Wednesday, August 09, 2006

Finding safety in a place without walls

talking shop

My world just got smaller.

Gail Edwin Fielding (flickr folk will know her as Gail on the Web) author of Gail at Large, visited us on the last leg of her impromptu late-summer pilgrimage to the Old Rhinebeck Aerodrome to be with the memory of her husband, David.

Gail is the person I credit with taking me away from the mindless escapism of the anonymous Internet and showing me that my 'imaginary friends' were real.

Her public accounting of David's devastating diagnosis of and subsequent treatment for an aggressive type of lung cancer, and her hauntingly beautiful writing of the horrific experience of watching a wildfire disease devastate her strapping, young love, pulled me out of myself and my self-imposed isolation and brought me to a new understanding of this place without walls: the Internet.

Don't think I wasn't nervous to meet her in person. I was petrified. Would I be myself? Would we have anything to say? I read her writing daily and yet, she is by conventional terms a stranger to me. Would I be my usual deer in the headlights self; better in letters than in person?

It didn't take long before she was talking openly and freely. Her ease allowed me to relax and follow her lead. Before I knew it, it was three a.m. and we're sitting around our rag-tag kitchen island talking about anything and everything; laughing and crying, and sharing a tiny lifetime of memories.

This morning, in my wine-belly haze of energized exhaustion, I could only think of how ugly and clunky I find the term 'BLOG.' But I can't deny the power of it. And I no longer feel a need to defend it. Suffice it to say there is wisdom out there for those who care to see it, and proving it to those who cast aspersions is just a waste of time. This medium has such an amazing ability to allow thoughts and fears and hopes and struggles to work themselves into understanding. It is nothing short of miraculous to me how winning battles and losing wars, and taking control of it all in the first-person voice can slowly heal and inspire.

I think most of us 'cynical folk,' who lament the 21st century as if it were a disease tearing us further apart and solidifying our differences, don't always see how it is possible to meet and forge bonds in total isolation. And in a real way that isolation disappears.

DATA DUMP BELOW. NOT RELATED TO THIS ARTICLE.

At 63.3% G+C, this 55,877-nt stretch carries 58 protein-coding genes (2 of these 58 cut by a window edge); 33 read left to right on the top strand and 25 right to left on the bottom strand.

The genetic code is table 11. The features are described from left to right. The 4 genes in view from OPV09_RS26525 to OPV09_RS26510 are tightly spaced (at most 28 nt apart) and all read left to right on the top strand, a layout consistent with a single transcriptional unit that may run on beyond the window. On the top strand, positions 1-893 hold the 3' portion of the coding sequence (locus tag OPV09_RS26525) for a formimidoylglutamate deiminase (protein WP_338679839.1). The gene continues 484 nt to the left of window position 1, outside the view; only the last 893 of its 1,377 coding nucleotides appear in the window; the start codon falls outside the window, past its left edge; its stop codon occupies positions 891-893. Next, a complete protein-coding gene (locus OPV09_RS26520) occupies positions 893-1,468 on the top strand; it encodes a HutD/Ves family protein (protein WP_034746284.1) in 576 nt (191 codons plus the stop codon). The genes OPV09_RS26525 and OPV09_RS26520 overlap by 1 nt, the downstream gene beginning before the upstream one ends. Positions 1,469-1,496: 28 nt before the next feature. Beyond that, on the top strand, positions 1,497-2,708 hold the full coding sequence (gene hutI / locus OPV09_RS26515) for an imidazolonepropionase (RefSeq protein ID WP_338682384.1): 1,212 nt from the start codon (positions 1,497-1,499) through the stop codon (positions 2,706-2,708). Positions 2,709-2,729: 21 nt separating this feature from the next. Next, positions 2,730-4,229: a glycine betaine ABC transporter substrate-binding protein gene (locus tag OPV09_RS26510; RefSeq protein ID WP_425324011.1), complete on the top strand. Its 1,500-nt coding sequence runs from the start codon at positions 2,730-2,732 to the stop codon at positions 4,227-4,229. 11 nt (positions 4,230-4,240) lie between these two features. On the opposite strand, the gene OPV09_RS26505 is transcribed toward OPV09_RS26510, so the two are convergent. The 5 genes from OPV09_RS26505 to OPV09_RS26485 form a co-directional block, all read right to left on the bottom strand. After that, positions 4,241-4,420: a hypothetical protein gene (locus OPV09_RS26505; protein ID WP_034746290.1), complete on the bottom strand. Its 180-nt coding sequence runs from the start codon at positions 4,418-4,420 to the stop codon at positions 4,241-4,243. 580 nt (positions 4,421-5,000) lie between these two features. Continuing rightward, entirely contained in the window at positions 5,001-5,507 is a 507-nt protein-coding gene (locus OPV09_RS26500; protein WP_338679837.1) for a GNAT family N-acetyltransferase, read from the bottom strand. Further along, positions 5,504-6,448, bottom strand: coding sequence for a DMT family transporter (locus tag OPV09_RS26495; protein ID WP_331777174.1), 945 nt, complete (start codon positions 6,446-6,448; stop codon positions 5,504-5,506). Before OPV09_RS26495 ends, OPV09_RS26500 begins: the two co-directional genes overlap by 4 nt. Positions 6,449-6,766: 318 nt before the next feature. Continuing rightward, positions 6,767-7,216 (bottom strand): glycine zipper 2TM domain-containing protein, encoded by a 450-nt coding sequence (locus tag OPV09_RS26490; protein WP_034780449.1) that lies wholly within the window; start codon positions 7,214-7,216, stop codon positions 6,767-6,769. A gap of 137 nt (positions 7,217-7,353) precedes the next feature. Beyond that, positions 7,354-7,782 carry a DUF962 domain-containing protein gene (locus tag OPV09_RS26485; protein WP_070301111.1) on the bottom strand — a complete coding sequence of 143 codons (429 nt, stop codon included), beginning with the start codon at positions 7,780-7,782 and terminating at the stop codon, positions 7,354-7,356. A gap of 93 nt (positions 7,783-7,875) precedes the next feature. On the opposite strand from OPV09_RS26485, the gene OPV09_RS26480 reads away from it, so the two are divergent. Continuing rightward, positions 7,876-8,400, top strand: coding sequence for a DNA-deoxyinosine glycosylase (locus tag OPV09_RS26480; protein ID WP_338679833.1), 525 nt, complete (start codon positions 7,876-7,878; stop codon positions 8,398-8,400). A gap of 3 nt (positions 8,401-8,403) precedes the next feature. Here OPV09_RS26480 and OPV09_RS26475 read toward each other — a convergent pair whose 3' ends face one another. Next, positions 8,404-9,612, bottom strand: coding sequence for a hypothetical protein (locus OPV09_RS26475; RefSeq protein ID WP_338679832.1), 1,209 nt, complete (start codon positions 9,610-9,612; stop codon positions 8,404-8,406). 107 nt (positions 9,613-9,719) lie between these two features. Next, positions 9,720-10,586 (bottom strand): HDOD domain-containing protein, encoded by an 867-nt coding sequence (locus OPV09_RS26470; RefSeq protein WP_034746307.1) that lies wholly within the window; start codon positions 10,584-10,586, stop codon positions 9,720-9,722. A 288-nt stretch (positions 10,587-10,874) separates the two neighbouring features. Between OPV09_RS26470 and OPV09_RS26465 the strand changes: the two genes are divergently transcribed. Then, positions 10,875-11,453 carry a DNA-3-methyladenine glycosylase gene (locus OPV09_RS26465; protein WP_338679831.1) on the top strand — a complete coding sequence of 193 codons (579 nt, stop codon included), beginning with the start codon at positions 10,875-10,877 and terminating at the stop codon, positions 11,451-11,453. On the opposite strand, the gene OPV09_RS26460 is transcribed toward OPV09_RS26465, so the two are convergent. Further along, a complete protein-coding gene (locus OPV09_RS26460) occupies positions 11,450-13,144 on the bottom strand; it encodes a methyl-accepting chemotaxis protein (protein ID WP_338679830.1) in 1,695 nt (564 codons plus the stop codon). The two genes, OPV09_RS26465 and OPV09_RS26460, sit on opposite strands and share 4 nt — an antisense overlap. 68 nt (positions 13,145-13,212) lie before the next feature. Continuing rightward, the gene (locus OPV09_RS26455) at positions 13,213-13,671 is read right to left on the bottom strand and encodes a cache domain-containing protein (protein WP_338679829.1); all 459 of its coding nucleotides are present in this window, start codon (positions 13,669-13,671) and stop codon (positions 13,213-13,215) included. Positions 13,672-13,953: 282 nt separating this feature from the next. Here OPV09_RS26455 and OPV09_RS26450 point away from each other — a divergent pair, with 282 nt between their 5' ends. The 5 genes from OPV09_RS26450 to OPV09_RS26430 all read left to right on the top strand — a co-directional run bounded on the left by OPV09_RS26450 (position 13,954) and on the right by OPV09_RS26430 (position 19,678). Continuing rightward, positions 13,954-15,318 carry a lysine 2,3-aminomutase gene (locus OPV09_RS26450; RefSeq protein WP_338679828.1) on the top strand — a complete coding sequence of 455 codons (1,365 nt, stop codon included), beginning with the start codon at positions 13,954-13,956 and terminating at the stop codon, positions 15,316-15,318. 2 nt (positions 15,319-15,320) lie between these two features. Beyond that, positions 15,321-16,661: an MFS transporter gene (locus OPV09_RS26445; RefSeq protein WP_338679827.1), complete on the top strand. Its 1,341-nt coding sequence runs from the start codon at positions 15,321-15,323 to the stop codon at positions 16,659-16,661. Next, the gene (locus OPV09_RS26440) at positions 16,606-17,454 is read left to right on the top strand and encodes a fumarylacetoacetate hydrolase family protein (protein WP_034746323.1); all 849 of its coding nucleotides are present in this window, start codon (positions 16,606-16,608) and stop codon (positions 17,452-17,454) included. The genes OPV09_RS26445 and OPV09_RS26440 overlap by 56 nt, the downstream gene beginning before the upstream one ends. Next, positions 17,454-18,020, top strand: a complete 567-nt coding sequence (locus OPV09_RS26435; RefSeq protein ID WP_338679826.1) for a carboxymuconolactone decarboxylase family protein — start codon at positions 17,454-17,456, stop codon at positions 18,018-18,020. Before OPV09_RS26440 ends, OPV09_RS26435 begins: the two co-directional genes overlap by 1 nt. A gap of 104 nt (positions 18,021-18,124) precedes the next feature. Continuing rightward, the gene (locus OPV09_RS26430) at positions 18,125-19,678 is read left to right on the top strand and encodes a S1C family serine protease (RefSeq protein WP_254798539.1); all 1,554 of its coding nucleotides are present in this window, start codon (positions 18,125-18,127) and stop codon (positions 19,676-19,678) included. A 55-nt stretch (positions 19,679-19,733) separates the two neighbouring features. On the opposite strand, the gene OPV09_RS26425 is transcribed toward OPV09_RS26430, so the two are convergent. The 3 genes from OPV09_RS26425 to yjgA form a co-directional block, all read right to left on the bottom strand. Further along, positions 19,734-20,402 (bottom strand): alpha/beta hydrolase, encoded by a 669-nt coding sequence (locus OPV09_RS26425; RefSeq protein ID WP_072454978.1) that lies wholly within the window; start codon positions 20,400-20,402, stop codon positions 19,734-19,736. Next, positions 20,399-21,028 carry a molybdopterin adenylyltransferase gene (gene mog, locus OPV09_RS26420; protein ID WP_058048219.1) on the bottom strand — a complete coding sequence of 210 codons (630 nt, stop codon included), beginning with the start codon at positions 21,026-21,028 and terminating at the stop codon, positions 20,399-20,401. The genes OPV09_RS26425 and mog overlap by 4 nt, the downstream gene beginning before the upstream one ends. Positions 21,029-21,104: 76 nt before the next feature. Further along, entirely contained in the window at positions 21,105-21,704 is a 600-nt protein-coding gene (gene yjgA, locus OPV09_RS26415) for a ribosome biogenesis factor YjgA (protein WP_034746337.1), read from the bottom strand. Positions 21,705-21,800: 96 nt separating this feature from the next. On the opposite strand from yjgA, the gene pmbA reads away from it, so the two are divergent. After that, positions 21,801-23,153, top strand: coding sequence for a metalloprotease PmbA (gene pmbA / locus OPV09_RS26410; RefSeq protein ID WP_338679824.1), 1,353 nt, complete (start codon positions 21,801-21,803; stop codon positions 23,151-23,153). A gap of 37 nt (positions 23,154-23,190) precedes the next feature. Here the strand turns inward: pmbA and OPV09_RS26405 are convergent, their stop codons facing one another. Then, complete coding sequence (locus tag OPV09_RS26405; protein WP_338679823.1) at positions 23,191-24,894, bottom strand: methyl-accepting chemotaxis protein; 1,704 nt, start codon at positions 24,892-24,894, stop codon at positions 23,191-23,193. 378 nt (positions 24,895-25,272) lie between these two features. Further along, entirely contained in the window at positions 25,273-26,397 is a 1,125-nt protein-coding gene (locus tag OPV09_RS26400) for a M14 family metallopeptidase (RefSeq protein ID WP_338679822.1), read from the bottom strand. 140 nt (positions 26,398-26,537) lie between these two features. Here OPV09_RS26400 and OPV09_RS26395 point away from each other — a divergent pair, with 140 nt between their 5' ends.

I have never been more convinced that we are rewriting our own histories. And this adopted electronic format helps us organize our thoughts, and categorize, index and recall them as if they were star maps in a fresh, unlit sky. But it is still merely a vehicle by which we can reach out from our solitude and reverse the disconnect.

I just have to say, today, and for the first time in a long time, it just feels good to be in the world. And I now understand hope just a little better.

doing their thing


ECR said...

What an awesome testament to blogging. You make me feel lucky to be a part of it.

wordgirl said...

I love life lessons such as the one you just described. They don't come without a little bit of pain, however. I don't really like the word "blog", either. It sounds like something that gets caught in one's throat.

Andrea said...

I've found myself defending my blogging reading and writing to others who don't understand. I get strange looks and I get snarky comments. What they don't know is that I'm happier having discovered these jewels on the Internet. I have found a way to work out my thoughts and realize that I really am not alone. I've found that this defective friendship gene I thought I had, the one that keeps me from relating to many women I've met in my life, isn't real. I just hadn't met people who really understand me. Until now.

You speak of it so well.

Shari said...

You described exactly how I feel about Gail! Her writings also "pulled me out of myself" and my husband and I now feel like she's our friend and we hope to meet her someday. I used to think that blogging was just a way to chat with strangers. I now know that you can meet real friends through the internet. It's happened to me twice and I hold those friendships close to my heart.

Thank you for the beautiful post.

Gail said...

This is a very belated comment, but I wanted to thank you, Siobhan, for writing this and giving a perspective I've only attempted to express verbally to others but not addressed specifically on my site.

I, too, have trouble saying "blog" because I don't think a web log is an adequate label to cover the wide range of personal writing out there on the internet.

I'm very glad you reached out to me when you did, because my pilgrimage to Rhinebeck was a bittersweet one, and meeting your lovely family made it easier for me to go. There will be more pilgrimages, and it is my hope we can continue our conversations where we left off last Wednesday -- but with more time and sleep! -- to coincide with the journeys to come.

All the best for a peaceful and relaxing time off,

lynsalyns said...

Binky sent me here. How beautiful this is. And so true. I struggled to articulate my love for my blogworld recently. We're all documenting the human condition. Isn't it grand? I look forward to reading more of you.